“But I think your question is whether someone, without what we think of as ‘natural talent’ can write something beautiful, or readable. Maybe I should say anyone can write something readable, but not everyone can write something beautiful. Because not all of us will dare sing in public. Not all of us play football. Not all of us can write something beautiful. It is talent, but never stops there. I even dare say that the non-talented would not even bother to write for more than, say, 5 attempts (and I’ve seen this happen). Talent implies joy in whatever it is that is being done. Not everyone has that kind of feeling.”

On what transformation would his novel will bring:

“Transformation? That sounds like a political word, as if I’m being asked to state my manifesto! Really I didn’t think of it that way, I scarcely had any point to prove. Perhaps I should say that when I was writing, I was thinking of essence. My younger brother, to whom I dedicated the novel, was born with Down’s Syndrome. And I always wondered, as we often do when we’re not literate to know better, how he could be of use to the world. So I was disturbed, wondering how ‘strange’ didn’t mean ‘purposeless.’ I’ve always been deeply interested in questions of essence, and maybe by reading Farad, people would get interested in that word, too. Would that be a transformation?”

Yes, I believe it would. Reading is as much a search for ourselves, a kind of mirror with which we can reflect on our own histories and purpose - without some transformation however small what would be the point?


In February 2001, the Taliban began the systematic destruction of ancient Buddhas across Afghanistan which included the two known as the Bamiyan Buddhas. For the record only three countries recognised the Taliban government - Pakistan, Saudi Arabia and the UAE. The ‘international’ community was outraged but nothing could be done to stop the destruction backed up by Taliban leader, Mullah Omar’s Islamic edict. I only recall this terrible destruction because this week a similar edict was declared by the Ansar Al-Din militants who now occupy Timbuktu. Sometimes I pity God. Ze is used to justify terrible acts against people and history, books and shrines. But then my pity turns to anger as Ze never responds at least not in this life and frankly anything that happens after death is of no importance.

For the past month western media has been full of sensational reports on Mali and the Ansar al-Din reflecting the wests view of Sharia as “barbaric, violent, and misogynist, and its application trivial and arbitrary” [Alex Thurston, Sahel Blog - ">"> Thurston’s rejects the lack of context in these reports and attempts to present a the application of Sharia in a more considered light. It’s really about language thus Ansar al-Dine ‘mix punishment with charity” whilst European governments mix law with social services ie the function of any state.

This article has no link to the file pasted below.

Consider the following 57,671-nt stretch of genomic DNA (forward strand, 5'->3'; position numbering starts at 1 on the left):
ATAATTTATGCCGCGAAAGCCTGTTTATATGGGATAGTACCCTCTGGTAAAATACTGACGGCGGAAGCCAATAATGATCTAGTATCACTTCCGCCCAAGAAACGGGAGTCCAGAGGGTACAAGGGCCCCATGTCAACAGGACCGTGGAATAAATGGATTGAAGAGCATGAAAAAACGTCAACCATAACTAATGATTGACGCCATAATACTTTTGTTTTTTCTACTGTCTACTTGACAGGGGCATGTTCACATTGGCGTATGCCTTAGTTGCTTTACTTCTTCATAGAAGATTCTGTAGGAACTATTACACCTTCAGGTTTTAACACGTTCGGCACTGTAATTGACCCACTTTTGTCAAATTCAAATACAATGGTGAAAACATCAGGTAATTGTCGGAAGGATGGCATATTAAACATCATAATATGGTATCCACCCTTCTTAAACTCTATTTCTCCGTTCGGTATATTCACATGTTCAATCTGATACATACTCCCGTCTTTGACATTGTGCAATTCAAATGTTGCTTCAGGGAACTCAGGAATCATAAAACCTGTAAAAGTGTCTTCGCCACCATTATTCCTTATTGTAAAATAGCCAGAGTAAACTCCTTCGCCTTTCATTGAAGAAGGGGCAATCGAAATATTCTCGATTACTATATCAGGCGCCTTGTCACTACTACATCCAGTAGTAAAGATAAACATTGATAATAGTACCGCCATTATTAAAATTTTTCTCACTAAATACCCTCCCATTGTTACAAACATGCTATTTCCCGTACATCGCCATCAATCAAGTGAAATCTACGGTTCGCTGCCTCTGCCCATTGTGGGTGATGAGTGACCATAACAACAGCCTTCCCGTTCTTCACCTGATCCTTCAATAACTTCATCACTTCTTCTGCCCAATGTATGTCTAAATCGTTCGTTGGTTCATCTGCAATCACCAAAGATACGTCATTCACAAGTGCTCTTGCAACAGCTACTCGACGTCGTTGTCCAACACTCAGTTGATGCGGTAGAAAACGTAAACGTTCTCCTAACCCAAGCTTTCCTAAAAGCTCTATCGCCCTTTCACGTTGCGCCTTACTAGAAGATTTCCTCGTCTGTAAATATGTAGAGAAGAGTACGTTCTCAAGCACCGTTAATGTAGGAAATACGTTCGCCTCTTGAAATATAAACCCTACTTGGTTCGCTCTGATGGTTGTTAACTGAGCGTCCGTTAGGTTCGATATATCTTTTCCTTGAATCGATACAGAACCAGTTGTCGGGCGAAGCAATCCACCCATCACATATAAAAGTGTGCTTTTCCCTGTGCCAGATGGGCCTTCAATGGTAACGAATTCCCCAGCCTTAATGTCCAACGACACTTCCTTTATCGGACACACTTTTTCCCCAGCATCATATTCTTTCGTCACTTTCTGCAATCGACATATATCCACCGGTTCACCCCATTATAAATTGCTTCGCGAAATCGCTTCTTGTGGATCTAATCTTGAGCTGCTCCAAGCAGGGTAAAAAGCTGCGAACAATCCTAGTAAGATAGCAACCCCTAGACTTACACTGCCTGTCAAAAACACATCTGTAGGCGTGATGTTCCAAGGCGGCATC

I accept Thurston’s position that the actions of Ansar al-Dine and the people’s responses are full of contradictions and complexities. The same could be said of the Taliban, al Shabbah or Boko Haram - they use religious texts as justification to kill, destroy and terrorize people. Ansar al-Dine give out charity, mediate the law and restore hospitals to working condition. I accept that these are extremes even in fundamentalists terms but there are parts of me that honestly I want to totally reject these groups and everything they stand for. Many of us are trying to understand the mindset which decides to destroy ancient shrines. Nigerian writer, Teju Cole has written a brilliant piece to help us try to understand the awfulness of these acts.[ Breaking It Down - ">"> Cole beings his article by reminding us that destruction of religious shrines, texts and art is not a new phenomena. In the 16th century angry Calvinists destroyed a church and art work in the Flemish town of Steenvoorde. “The Dutch storm of statues” spread to Antwerp and Ghent. Cole also reminds us that destroying buildings is not an easy task. The Taliban had to bring in engineers to help destroy the Buddahas which took two weeks. Cole brilliantly points out the contradictions linked to the “iconoclast’s own psychology”...

“ The theological pretext for image destruction is that images are powerless, less than God, uneffective as a source of succour, and therefore disposable. But in reality, iconoclasm is motivated by the iconoclast’s profound belief in the power of the image being destroyed. The love iconoclasts have for icons is a love that dare not speak its name.”

But as Cole points out, iconoclasm is not just about theology but like other fundamentalists actions there are elements politics and of fear of the dead saints, spirits however one would describe the unknown. A pastor screaming at a young woman to remove ‘the devil’ is him/herself consumed with fear of their own inner contradictions [spirits">.

“That which doesn’t speak dumbfounds. After all, who can tell what such objects are thinking? Best to destroy the inscrutable, the ancient, if one is to truly usher in a pure new world.”